April 7, 2020
EXTEND-IA TNK Part 2 Trial Findings Published
April 7, 2020—The EXTEND-IA TNK Part 2 trial investigated the effect of intravenous tenecteplase dose on cerebral reperfusion before thrombectomy in patients with large vessel occlusion ischemic stroke. Specifically, the trial sought to determine whether a 0.40-mg/kg dose of tenecteplase, compared with 0.25 mg/kg of tenecteplase, improved cerebral reperfusion before endovascular thrombectomy in these patients. The background of the study is that, compared with alteplase, intravenous thrombolysis with tenecteplase is known to improve reperfusion before endovascular thrombectomy for ischemic stroke.
This randomized clinical trial showed that the percentage of patients who achieved substantial reperfusion before endovascular thrombectomy was 19.3% in each tenecteplase dose group, with no statistically significant difference. The findings suggest that the 0.40-mg/kg dose of tenecteplase does not confer an advantage over the 0.25-mg/kg dose in patients with large vessel occlusion ischemic stroke in whom endovascular thrombectomy is planned, concluded the investigators in JAMA.
From December 2017 to July 2019, the randomized clinical trial included 300 adult patients (mean age, 72.7 years; 141 [47%] women) at 27 hospitals in Australia and one hospital in New Zealand using open-label treatment and blinded assessment of radiologic and clinical outcomes. Follow-up continued until October 2019. All 300 patients who were randomized completed the trial.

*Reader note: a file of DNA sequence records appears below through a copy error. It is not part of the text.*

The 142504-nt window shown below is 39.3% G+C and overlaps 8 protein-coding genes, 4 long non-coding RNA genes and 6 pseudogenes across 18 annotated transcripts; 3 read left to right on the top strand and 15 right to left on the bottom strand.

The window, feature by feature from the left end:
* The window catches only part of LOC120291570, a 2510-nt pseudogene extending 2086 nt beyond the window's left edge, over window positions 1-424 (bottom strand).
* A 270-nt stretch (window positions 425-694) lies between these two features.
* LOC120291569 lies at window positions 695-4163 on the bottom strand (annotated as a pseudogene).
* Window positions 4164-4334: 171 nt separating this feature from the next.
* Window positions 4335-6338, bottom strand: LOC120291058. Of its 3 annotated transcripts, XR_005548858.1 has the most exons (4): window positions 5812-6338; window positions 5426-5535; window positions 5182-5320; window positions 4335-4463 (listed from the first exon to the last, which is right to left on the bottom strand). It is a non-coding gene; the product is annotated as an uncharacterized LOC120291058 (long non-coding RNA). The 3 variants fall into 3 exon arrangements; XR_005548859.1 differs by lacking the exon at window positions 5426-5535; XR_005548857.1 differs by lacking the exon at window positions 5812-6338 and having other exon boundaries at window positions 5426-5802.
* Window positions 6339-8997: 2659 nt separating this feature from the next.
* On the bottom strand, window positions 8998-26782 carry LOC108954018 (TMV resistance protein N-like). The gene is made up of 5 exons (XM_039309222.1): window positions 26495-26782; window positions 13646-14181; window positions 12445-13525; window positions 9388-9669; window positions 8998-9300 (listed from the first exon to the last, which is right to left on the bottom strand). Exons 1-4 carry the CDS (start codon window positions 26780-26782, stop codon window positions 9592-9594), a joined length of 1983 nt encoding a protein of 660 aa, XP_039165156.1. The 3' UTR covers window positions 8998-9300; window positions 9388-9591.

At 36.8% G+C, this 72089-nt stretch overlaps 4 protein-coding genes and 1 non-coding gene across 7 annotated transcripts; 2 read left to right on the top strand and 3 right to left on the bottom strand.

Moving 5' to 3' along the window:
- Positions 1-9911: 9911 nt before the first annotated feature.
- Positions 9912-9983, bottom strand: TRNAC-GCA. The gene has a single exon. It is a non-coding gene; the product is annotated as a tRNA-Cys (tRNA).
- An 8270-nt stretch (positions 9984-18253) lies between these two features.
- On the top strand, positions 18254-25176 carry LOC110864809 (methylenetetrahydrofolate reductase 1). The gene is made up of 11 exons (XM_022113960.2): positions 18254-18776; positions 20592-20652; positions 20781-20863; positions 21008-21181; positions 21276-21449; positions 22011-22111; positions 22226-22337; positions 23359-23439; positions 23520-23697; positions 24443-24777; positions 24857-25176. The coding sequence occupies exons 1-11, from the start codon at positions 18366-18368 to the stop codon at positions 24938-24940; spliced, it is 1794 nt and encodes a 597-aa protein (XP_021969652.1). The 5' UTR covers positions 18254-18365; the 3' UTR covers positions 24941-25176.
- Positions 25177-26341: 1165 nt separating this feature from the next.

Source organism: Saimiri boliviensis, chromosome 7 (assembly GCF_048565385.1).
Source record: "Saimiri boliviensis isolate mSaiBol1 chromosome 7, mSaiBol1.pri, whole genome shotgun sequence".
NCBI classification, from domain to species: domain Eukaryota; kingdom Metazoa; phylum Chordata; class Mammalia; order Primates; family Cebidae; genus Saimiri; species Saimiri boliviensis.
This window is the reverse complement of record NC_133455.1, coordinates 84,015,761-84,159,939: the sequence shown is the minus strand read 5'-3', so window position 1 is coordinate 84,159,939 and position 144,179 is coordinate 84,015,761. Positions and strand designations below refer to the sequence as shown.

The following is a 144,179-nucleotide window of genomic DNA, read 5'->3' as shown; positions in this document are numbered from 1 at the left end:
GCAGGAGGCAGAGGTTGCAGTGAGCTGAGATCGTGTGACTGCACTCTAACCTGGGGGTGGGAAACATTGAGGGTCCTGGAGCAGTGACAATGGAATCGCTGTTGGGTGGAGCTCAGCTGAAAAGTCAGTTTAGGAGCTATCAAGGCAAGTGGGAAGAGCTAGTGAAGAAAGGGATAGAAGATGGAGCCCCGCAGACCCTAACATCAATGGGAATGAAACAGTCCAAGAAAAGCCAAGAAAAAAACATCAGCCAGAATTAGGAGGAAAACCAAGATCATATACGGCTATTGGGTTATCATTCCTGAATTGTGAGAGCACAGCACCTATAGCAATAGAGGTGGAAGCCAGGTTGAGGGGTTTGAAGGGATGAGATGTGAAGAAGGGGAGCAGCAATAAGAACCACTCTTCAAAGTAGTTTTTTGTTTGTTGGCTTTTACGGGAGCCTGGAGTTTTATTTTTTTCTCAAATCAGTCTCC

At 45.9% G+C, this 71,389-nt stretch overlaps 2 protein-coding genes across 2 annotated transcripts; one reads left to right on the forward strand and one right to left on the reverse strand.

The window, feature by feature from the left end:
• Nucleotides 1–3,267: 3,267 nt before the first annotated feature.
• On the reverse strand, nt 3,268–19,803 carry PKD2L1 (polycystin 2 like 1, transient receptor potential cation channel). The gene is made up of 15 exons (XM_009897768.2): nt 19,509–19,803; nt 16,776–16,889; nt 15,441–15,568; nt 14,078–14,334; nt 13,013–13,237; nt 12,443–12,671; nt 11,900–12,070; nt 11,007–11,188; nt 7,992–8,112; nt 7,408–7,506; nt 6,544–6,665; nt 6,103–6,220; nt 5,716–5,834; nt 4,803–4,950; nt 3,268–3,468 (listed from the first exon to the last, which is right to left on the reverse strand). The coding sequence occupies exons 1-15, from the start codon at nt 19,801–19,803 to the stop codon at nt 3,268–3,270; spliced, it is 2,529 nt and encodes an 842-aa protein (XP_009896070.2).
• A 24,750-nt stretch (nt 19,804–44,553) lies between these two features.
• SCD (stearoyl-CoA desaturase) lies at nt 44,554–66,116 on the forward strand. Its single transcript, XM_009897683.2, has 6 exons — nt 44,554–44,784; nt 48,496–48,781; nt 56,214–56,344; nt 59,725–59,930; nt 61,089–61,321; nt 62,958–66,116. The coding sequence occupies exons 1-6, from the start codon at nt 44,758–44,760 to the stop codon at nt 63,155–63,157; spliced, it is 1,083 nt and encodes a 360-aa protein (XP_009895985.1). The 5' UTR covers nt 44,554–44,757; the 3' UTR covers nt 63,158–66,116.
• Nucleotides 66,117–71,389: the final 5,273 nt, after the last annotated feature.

The patients had experienced ischemic stroke caused by occlusion of the intracranial internal carotid, basilar, or middle cerebral artery and were treated < 4.5 hours after symptom onset using standard intravenous thrombolysis eligibility criteria. Open-label tenecteplase at 0.40 mg/kg (maximum, 40 mg; n = 150) or 0.25 mg/kg (maximum, 25 mg; n = 150) was given as a bolus before endovascular thrombectomy.
The study's primary outcome was reperfusion of > 50% of the involved ischemic territory before thrombectomy, assessed by consensus of two blinded neuroradiologists.
In JAMA, the investigators reported that the number of patients with > 50% reperfusion of the previously occluded vascular territory was 29 (19.3%) of 150 in both groups (unadjusted risk difference, 0%; 95% confidence interval [CI], -8.9%– -8.9%; adjusted risk ratio, 1.03; 95% CI, 0.66–1.61; P = .89).
Prespecified secondary outcomes were:
- Level of disability at day 90 (modified Rankin Scale [mRS] score; range, 0–6)
- mRS score of 0 to 1 (freedom from disability) or no change from baseline at 90 days
- mRS score of 0 to 2 (functional independence) or no change from baseline at 90 days
- Substantial neurologic improvement at 3 days
- Symptomatic intracranial hemorrhage within 36 hours
- All-cause death
Among the six secondary outcomes, there were no significant differences in any of the four functional outcomes between the 0.40 mg/kg and 0.25 mg/kg groups nor in all-cause deaths (26 [17%] vs 22 [15%]; unadjusted risk difference, 2.7%; 95% CI, -5.6%–1%) or symptomatic intracranial hemorrhage (7 [4.7%] vs 2 [1.3%]; unadjusted risk difference, 3.3%; 95% CI, -0.5%–7.2%), reported the investigators in JAMA.